Her devotion to documenting the Greek experience in Australia is fed by her own child-of-migrant story, in which she helped run a fish ‘n’ chip shop in Padstow—a suburb in south west Sydney. Indeed, the first image in the exhibition accompanying volume Forty Photographs: A Year at a Time is of her parents, Maria and Spiro in the family’s fish ‘n’ chip shop. Taken in 1982, her parents look back at us — but also at her, their child, a budding professional photographer. You can almost feel the heat from the deep fryer. Chicko Roll advertisements (an iconic deep fried Australian savoury snack inspired by the Chinese spring roll), and pricing listed in chalk on a blackboard menu (a plain hamburger cost 70c back then) form a backdrop that reveals how much our worlds have changed.
Alexakis has withstood and embraced the plethora of characters and spaces that make up the transcultural fusion of Australianness with Greekness. Committed to documenting diaspora’s diversity, she has been attentive to both conventional and alternative representations — a federal senator, an Athenian street beggar, her own grieving family, a Supreme Court Judge, actors getting ready backstage, an empathetic priest, a global intellectual, and an elderly woman in a retirement village are within her vast remit. She does not shy away from divisions of class and culture, nor of youthfulness and aging.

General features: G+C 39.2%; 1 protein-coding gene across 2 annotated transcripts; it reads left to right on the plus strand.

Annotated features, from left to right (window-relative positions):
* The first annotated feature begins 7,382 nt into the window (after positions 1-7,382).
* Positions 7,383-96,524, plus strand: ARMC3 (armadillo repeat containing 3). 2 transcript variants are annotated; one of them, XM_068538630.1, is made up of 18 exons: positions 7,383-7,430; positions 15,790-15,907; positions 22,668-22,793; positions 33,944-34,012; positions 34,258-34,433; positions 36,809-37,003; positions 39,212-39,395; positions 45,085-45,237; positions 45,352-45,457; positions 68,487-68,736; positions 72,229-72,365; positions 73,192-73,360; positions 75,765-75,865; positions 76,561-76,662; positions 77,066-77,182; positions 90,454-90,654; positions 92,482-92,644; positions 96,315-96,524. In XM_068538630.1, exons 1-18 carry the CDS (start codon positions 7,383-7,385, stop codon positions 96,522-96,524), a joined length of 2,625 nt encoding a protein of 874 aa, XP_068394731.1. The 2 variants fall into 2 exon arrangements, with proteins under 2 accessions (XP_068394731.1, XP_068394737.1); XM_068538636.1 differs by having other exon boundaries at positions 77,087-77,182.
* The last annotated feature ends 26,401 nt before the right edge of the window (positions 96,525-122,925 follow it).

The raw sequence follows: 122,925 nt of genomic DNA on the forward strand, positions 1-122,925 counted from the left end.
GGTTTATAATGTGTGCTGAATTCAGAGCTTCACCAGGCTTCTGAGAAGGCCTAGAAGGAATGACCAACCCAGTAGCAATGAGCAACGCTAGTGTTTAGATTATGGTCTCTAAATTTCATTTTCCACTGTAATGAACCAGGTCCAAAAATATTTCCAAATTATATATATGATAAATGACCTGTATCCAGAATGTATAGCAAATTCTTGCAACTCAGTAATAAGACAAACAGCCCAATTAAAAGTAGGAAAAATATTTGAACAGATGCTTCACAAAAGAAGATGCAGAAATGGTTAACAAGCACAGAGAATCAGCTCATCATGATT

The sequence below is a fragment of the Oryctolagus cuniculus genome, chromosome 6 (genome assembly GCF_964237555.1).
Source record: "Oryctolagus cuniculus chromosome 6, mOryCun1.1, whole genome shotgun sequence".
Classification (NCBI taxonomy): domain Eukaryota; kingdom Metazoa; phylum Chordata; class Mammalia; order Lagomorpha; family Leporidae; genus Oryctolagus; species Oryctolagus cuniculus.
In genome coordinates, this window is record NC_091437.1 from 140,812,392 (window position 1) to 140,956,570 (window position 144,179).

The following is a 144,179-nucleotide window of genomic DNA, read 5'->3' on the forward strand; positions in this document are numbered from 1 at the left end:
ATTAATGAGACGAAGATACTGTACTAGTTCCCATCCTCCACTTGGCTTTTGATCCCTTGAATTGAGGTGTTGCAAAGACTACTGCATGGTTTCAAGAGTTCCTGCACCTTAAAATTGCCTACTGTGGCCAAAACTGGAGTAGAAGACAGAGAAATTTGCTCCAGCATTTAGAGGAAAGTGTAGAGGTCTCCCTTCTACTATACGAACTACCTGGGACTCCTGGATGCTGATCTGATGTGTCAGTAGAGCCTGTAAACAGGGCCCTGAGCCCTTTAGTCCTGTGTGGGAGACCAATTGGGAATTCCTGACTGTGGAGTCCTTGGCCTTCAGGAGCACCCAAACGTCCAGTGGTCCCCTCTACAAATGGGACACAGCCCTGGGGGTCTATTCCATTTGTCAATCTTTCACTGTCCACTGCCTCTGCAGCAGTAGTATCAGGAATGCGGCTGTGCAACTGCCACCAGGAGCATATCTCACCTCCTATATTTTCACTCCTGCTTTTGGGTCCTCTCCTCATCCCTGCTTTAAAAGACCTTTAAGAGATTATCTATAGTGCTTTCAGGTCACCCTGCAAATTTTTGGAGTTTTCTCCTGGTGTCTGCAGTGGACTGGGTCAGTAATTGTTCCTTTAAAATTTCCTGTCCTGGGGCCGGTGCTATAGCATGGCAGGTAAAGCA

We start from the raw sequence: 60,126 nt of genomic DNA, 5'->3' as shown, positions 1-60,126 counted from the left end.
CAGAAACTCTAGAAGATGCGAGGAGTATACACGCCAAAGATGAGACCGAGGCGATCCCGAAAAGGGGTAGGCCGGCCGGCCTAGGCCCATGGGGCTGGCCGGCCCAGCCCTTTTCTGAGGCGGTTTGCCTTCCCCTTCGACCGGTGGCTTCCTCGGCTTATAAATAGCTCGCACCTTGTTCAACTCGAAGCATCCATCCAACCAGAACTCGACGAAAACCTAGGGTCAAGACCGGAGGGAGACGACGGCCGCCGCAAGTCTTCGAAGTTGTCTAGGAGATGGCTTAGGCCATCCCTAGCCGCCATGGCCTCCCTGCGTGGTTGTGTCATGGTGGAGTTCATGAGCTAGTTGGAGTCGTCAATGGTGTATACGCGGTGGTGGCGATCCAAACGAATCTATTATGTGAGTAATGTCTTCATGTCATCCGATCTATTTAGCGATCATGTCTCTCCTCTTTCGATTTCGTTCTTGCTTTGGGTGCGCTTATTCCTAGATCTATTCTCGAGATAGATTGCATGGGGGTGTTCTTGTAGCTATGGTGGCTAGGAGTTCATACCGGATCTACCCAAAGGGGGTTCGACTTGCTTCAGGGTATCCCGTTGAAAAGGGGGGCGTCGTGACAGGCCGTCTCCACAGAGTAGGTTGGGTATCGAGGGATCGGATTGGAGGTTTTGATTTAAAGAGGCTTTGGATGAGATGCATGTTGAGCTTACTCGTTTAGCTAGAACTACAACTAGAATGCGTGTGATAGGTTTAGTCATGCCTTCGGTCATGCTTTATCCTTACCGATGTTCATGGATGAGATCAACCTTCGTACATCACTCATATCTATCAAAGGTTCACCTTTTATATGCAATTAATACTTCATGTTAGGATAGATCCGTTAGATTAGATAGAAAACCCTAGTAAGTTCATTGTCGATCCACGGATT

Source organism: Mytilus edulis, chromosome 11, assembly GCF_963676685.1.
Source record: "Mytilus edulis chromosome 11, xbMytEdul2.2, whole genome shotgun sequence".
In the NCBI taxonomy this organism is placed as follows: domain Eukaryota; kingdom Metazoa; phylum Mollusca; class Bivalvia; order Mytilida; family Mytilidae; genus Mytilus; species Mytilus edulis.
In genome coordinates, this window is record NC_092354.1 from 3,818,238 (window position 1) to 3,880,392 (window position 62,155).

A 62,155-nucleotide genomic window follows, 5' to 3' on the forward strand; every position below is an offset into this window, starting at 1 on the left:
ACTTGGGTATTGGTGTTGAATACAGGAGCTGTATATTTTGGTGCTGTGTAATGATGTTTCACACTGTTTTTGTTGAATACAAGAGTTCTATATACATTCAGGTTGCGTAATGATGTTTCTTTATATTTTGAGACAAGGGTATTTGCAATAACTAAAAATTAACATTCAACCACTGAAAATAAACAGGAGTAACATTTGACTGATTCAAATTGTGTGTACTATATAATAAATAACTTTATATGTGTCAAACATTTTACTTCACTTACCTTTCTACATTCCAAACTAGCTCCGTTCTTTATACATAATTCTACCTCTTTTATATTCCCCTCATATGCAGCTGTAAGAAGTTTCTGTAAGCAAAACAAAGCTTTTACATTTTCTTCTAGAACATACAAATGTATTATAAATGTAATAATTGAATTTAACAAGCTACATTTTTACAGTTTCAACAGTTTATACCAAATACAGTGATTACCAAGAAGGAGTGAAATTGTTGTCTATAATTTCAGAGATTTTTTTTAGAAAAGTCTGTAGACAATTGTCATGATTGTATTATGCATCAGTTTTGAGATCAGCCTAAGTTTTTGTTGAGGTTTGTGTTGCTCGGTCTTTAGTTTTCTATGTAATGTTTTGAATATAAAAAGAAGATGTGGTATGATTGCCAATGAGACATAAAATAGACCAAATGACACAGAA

Although often recording in black-and-white, the colour of life vividly flows through her portraits. There is puzzling familiarity in the quality of her concerted effort to document the diaspora. Though I have never met or visited many of the people and locations that she has captured with her watchful eye, the many photographs she has taken makes me feel that I have: somewhere in myself, somehow, I recognize the individuals and places she has shot and recorded.
In particular, the various images of elderly people holding photos of their forebears reminds me of the cross-generational power a historical photograph can yield. Likewise, with the shared experience of migration in an already inhabited land: on a conscious level I feel, as a historian of the Greek diaspora, like I share her steadfast desire to rekindle and reframe the past for a better politics historical inclusivity in the present.